Special reproduction of Emancipation Proclamation by Wikipedia
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In anticipation of the Senate debate and vote on two major pieces of legislation furthering voting rights, author, historian, and activist Harvey Wasserman, skeptical that they will be passed, offered another way to combat the huge number of discriminatory laws introduced in the past year. "More than 440 bills with provisions that restrict voting access have been introduced in 49 states in the 2021 legislative sessions," according to the Brennan Center for Justice, and 34 discriminatory laws have been passed by 19 states within this time period.*
In order to see the aims of the Freedom to Vote Act and the John Lewis Voting Rights Advancement Act reach fruition, Wasserman, along with attorney Joel Segal, former legislative assistant to the late voting rights advocate Rep. John Conyers for more than 10 years, proposed that President Joe Biden issue an executive order that they become law.
There is a strong precedent, said Wasserman, the Emancipation Proclamation, also an executive order, which by definition is issued at times of national crisis. It goes without saying that the repression of Black votes throughout the country constitutes a national crisis comparable to enslavement.
Segal, who researched the possibility in depth, said that executive orders must have a Constitutional basis and association with a cabinet department. The Constitutional basis is of course the Fourteenth Amendment: that is, violation of equal protection. The relevant cabinet department is, of course, the DoJ.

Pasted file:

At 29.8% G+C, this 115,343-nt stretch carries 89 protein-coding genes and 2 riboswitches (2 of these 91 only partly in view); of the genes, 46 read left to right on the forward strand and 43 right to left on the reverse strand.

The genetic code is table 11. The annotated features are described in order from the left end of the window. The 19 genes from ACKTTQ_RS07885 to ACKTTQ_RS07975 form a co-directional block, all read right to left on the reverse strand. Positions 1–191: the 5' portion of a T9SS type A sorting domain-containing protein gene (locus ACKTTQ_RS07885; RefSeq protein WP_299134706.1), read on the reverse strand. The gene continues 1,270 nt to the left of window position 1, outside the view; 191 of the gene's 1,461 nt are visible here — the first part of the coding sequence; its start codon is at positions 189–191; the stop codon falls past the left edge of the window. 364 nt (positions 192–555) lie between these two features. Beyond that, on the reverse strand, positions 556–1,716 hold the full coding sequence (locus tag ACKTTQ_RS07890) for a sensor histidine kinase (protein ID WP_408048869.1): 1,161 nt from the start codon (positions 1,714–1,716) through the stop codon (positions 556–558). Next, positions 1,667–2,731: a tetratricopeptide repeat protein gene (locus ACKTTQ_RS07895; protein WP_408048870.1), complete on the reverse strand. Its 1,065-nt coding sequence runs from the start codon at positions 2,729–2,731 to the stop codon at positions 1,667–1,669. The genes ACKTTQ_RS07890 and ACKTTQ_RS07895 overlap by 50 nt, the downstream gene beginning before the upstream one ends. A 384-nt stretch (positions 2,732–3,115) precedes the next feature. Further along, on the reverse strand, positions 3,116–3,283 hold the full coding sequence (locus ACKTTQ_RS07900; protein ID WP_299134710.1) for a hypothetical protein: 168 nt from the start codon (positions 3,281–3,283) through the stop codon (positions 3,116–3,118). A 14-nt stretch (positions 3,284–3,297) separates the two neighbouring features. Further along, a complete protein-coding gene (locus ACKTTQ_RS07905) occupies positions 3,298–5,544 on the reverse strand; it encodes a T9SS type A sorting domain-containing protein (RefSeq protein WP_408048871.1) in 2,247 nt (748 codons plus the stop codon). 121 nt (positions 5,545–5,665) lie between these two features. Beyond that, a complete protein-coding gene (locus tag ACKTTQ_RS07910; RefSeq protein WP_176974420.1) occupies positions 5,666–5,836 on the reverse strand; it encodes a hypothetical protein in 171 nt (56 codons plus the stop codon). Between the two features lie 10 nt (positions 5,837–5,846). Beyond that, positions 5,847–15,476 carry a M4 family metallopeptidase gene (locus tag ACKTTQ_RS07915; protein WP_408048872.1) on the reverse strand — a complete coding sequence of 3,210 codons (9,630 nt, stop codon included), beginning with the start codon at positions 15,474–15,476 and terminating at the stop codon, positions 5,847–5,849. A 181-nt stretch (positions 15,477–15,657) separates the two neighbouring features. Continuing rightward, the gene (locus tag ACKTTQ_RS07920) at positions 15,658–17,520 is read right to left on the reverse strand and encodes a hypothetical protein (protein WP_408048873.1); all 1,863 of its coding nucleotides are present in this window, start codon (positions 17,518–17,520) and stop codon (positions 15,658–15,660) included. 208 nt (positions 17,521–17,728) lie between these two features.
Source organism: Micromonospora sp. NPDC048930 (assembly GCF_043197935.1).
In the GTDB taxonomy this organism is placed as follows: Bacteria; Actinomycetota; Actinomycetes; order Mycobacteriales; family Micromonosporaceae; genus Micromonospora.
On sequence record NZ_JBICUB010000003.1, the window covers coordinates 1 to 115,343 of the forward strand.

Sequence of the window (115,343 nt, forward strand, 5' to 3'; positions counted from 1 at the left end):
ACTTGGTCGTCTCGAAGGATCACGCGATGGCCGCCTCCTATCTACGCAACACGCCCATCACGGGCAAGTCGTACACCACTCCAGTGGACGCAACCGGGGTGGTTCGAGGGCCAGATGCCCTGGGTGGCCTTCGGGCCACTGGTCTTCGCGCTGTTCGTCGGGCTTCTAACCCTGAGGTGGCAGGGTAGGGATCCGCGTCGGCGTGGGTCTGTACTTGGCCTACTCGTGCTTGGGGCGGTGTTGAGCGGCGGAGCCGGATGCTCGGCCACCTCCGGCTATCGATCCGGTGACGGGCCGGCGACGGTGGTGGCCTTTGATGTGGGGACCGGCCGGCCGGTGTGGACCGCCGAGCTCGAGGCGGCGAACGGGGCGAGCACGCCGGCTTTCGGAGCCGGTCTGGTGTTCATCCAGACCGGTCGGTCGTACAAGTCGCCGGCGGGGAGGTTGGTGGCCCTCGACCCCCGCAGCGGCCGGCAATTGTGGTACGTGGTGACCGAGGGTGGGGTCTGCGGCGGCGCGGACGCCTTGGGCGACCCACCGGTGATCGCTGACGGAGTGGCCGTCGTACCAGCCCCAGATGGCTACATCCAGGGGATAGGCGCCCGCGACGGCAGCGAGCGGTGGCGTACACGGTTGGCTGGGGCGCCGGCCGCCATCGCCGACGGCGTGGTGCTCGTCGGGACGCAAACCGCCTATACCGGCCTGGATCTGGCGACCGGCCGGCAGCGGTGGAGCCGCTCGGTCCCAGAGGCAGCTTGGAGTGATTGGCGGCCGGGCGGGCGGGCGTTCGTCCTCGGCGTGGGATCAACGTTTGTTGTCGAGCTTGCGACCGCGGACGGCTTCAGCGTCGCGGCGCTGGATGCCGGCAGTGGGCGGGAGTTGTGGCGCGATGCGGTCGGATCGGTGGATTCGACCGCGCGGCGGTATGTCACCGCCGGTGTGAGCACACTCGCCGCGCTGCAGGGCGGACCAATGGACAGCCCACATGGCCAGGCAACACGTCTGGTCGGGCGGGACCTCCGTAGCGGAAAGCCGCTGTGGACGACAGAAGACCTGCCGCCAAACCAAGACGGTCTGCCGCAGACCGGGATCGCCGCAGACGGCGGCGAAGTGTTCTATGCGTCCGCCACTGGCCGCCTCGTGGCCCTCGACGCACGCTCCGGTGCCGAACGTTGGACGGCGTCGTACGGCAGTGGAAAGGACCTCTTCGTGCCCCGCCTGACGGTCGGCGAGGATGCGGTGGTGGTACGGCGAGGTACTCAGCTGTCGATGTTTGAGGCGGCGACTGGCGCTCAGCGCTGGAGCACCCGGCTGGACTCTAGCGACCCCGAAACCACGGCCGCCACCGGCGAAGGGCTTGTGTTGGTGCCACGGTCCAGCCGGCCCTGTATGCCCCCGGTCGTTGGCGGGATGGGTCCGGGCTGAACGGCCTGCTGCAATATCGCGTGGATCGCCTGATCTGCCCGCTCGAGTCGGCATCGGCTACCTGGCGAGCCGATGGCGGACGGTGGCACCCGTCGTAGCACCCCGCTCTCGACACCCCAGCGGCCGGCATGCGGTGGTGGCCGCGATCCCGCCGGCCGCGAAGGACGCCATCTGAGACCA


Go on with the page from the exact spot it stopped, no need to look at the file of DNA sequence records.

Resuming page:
Segal also revealed that executive orders require formal precedents, and Biden supplied one with his March 7, 2021 executive order "On Promoting Access to Voting.".
The executive order Wasserman proposes also enforces the 1965 Voting Rights Act (VRA). Planned intimidation of Black voters certainly violates it.
In conversation with senior staffers, Segal was told that such an executive order is not an option. First of all, SCOTUS can and will overturn it and, moreover, it is up to states individually to take such actions against discriminatory legislation. Really?
Segal said that as an activist he would persist nonetheless. "Biden must be presidential," he said. All election suppression laws must be declared null and void. We'll bring out the National Guard, just as LBJ did during the police massacre on the Edmund Pettus Bridge in Selma in 1964. "This is a civil war!" the President should say.
Congress can vote against the action but Biden can veto them.
And if this is quixotic, what then? We resort to MLK tactics out of the sixties and seventies: blocking streets, taking over buildings, and other forms of nonviolent protest.
The executive order was proposed at the 79th session of the weekly Zoom group Grassroots Election Protection (grassrootsep.org, GREEP for short), convened and moderated by Wasserman with Segal. Progressive Democrats of America (PDA) officer Mike Hersh is the engineer. The Zoom group "is built around a national network of [outstanding] organizers, activists, journalists, researchers and others working to guarantee free and fair elections."